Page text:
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One Hell of a Loud Whisper: Whispers in the Ear of a Dreaming Ape by Joshua Chaplinsky

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One Hell of a Loud Whisper: Whispers in the Ear of a Dreaming Ape by Joshua Chaplinsky

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Joseph Edwin Haeger reviews Whispers in the Ear of a Dreaming Ape by Joshua Chaplinsky. (CLASH Books)


When I was young, my dad took me to the theatre for all kinds of flicks—ones that I now pause and think about before showing my own son (he’s six and has yet to see many of the movies I did at that age; notably, T2: Judgment Day). On countless weekends, we’d hit the cinema to watch the newest Van Damme or Schwarzenegger movie.

What does any of this have to do with a book of short stories? I bring up movies because Joshua Chaplinsky’s new book, Whispers in the Ear of a Dreaming Ape, is an extremely cinematic book. The way he writes is the same kind of storytelling that made me fall in love with this stuff.

When I was young, I wasn’t drawn to Jurassic Park or Hard Target because of their technical skills, but because they were cool fucking movies. Chaplinsky’s book is also cool (and I’d say he’s a better writer than whoever cobbled together Hard Target). In a perfect world, we’d be getting adaptations of these brutal stories next year. The last story is the best horror movie you haven’t seen. I read it with the same fascination I have while watching a Rob Zombie movie. This isn’t a collection that’s going to make you feel good at the end, but you’re sure as shit going to get your money out of it based on the sheer amount of entertainment value.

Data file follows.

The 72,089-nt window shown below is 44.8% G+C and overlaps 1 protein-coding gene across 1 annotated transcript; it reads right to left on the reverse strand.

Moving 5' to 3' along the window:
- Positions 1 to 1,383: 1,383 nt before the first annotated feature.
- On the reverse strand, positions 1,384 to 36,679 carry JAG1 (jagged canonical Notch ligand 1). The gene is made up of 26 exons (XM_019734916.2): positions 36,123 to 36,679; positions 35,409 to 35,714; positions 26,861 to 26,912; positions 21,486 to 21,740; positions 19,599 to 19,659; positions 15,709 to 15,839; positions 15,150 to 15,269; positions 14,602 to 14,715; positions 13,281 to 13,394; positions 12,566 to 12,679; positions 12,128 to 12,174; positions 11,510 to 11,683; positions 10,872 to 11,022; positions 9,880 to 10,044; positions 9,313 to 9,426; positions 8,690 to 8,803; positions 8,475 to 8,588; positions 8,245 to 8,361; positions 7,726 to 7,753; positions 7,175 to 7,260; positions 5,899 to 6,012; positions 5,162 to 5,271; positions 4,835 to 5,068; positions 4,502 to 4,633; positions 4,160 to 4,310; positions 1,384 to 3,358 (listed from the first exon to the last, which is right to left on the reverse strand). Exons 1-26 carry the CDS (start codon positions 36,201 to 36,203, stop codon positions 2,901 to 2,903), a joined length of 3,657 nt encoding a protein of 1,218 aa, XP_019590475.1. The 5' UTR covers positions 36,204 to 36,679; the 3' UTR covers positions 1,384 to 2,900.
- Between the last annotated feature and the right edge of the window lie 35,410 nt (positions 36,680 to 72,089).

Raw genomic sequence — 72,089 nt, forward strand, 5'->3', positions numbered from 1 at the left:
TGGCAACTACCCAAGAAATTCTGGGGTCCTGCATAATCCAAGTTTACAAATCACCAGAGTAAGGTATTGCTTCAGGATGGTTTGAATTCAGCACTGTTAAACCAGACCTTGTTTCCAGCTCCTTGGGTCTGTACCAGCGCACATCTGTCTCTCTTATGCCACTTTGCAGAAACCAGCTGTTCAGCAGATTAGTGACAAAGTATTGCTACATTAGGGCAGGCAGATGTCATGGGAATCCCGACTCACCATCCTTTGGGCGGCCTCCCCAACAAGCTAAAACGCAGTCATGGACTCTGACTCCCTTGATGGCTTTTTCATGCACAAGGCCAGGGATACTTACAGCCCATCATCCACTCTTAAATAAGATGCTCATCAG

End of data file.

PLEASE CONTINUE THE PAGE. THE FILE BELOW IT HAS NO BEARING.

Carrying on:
Chaplinsky is riding the current wave of horror-comedy success, and he’s proving exactly why it has come into popularity. When it’s good, it’s really good and it transcends the genre, ushering all different kinds of people into it. Friends whom I never imagined would like a horror movie, ended up loving Cabin in the Woods. The humor softens the horror, and the horror creates the perfect amount of tension to set up gut-busting punchlines.